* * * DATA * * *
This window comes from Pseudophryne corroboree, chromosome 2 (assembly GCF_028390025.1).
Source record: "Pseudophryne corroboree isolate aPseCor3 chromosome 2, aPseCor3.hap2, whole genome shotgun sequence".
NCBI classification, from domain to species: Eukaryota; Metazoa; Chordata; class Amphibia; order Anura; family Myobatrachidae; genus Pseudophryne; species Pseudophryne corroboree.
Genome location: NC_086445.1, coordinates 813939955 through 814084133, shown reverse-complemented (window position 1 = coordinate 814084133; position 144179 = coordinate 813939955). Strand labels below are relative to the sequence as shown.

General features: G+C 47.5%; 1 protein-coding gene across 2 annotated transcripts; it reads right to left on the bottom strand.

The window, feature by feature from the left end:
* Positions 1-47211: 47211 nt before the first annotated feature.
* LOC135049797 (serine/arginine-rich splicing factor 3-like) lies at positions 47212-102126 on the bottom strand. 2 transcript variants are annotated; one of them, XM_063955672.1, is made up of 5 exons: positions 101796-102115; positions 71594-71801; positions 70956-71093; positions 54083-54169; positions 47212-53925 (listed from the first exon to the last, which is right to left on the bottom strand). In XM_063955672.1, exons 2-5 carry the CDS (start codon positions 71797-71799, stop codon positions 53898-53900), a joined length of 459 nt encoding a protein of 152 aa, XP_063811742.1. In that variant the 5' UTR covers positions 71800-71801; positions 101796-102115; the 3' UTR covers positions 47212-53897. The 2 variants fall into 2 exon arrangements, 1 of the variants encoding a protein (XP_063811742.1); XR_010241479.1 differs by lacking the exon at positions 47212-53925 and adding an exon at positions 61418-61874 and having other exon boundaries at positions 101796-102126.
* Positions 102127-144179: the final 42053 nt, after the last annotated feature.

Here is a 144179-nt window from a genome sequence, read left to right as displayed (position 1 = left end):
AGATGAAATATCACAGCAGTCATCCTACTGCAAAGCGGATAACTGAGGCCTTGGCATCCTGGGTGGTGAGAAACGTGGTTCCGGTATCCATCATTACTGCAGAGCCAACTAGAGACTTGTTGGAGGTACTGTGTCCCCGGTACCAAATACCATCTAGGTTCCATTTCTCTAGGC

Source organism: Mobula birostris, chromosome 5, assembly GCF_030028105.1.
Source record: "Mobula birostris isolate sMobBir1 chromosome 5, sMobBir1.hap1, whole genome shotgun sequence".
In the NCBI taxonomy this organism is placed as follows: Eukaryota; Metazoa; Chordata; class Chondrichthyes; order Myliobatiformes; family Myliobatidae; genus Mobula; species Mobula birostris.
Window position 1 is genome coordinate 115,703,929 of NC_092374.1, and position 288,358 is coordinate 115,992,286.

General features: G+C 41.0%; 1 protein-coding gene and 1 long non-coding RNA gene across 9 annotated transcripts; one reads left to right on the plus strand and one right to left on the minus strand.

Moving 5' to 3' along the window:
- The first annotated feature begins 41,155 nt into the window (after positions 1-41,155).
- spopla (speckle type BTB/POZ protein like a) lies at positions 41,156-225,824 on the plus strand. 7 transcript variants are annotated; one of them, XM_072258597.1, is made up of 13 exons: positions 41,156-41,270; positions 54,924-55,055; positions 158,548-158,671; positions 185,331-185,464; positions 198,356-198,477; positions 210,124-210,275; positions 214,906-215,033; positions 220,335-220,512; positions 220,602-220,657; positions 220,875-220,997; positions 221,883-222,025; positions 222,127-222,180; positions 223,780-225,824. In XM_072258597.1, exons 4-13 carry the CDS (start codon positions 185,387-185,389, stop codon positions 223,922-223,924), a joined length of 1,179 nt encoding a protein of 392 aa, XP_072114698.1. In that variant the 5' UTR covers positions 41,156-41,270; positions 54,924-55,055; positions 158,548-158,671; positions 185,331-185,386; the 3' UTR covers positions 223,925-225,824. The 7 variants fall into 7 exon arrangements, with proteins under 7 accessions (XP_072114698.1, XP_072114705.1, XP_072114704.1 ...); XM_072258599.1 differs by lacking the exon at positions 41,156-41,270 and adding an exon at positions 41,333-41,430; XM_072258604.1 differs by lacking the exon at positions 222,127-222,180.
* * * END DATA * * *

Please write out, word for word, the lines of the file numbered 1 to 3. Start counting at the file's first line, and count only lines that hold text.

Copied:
This window comes from Pseudophryne corroboree, chromosome 2 (assembly GCF_028390025.1).
Source record: "Pseudophryne corroboree isolate aPseCor3 chromosome 2, aPseCor3.hap2, whole genome shotgun sequence".
NCBI classification, from domain to species: Eukaryota; Metazoa; Chordata; class Amphibia; order Anura; family Myobatrachidae; genus Pseudophryne; species Pseudophryne corroboree.